Canada November job losses biggest in 26 years

Fri Dec 5, 2008 3:00pm EST
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By Louise Egan

OTTAWA (Reuters) - Canadian employers cut 70,600 jobs in November, the most in any month since June 1982, fueling expectations of a big interest rate cut next week and likely adding spark to the parliamentary crisis in Ottawa.

Statistics Canada said on Friday the biggest job losses were in Ontario, the country's manufacturing heartland and home to its auto industry, where the U.S. economic downturn has forced layoffs.

"The great reckoning for Canadian workers begins," said Sal Guatieri, senior economist at BMO Capital Markets.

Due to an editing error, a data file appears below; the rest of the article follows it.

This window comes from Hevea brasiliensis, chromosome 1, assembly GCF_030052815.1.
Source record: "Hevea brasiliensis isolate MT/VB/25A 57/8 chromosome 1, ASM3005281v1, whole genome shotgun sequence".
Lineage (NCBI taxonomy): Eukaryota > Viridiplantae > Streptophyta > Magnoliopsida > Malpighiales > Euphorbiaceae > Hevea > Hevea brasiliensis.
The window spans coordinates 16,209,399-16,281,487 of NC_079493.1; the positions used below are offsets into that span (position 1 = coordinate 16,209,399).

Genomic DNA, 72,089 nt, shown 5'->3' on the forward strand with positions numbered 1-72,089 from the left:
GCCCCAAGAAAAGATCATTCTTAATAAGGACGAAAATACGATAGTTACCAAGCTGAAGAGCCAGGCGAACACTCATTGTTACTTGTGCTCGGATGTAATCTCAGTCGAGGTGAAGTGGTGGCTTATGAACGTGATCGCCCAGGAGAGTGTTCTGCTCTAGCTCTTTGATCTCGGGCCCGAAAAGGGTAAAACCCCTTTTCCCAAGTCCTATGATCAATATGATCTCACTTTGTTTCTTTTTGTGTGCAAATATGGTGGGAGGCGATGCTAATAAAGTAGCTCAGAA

The unemployment rate ticked up to 6.3 percent from 6.2 percent in October. Markets had forecast 25,000 job losses in November and a jobless rate of 6.4 percent.

The news, followed by equally dismal U.S. jobs data, drove the Canadian dollar lower and prompted a renewed promise of more fiscal stimulus by Finance Minister Jim Flaherty.

Flaherty said the report was evidence the economy faced "enormous challenges."

"More needs to be done and we will take further measures to stimulate the economy," he said.

The currency slipped to C$1.2924 to the U.S. dollar, or 77.38 U.S. cents, from C$1.2826 previously.   Continued...

<p>Worker Nick Aphayvong prepares to install a battery into a Ford Flex on the assembly line at the company's Oakville Plant in this June 3, 2008 file photo. REUTERS/Fred Thornhill</p>